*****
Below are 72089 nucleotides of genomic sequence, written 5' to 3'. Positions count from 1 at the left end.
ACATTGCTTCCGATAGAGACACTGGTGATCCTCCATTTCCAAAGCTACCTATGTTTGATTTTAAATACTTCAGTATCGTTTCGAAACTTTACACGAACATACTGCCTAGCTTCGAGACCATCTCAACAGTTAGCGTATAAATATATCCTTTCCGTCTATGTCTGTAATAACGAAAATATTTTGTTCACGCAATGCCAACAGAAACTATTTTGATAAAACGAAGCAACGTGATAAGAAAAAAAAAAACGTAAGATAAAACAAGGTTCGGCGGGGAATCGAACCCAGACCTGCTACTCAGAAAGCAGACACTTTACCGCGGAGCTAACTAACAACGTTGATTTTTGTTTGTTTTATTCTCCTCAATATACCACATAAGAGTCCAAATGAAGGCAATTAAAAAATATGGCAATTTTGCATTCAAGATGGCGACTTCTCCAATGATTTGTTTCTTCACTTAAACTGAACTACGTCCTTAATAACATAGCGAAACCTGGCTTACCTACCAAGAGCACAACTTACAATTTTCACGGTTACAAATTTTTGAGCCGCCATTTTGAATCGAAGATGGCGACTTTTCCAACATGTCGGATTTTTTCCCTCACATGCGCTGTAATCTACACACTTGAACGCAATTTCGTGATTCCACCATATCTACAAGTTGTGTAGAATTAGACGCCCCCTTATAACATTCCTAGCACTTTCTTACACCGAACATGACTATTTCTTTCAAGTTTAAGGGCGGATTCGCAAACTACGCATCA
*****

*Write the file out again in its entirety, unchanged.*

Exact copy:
Below are 72089 nucleotides of genomic sequence, written 5' to 3'. Positions count from 1 at the left end.
ACATTGCTTCCGATAGAGACACTGGTGATCCTCCATTTCCAAAGCTACCTATGTTTGATTTTAAATACTTCAGTATCGTTTCGAAACTTTACACGAACATACTGCCTAGCTTCGAGACCATCTCAACAGTTAGCGTATAAATATATCCTTTCCGTCTATGTCTGTAATAACGAAAATATTTTGTTCACGCAATGCCAACAGAAACTATTTTGATAAAACGAAGCAACGTGATAAGAAAAAAAAAAACGTAAGATAAAACAAGGTTCGGCGGGGAATCGAACCCAGACCTGCTACTCAGAAAGCAGACACTTTACCGCGGAGCTAACTAACAACGTTGATTTTTGTTTGTTTTATTCTCCTCAATATACCACATAAGAGTCCAAATGAAGGCAATTAAAAAATATGGCAATTTTGCATTCAAGATGGCGACTTCTCCAATGATTTGTTTCTTCACTTAAACTGAACTACGTCCTTAATAACATAGCGAAACCTGGCTTACCTACCAAGAGCACAACTTACAATTTTCACGGTTACAAATTTTTGAGCCGCCATTTTGAATCGAAGATGGCGACTTTTCCAACATGTCGGATTTTTTCCCTCACATGCGCTGTAATCTACACACTTGAACGCAATTTCGTGATTCCACCATATCTACAAGTTGTGTAGAATTAGACGCCCCCTTATAACATTCCTAGCACTTTCTTACACCGAACATGACTATTTCTTTCAAGTTTAAGGGCGGATTCGCAAACTACGCATCA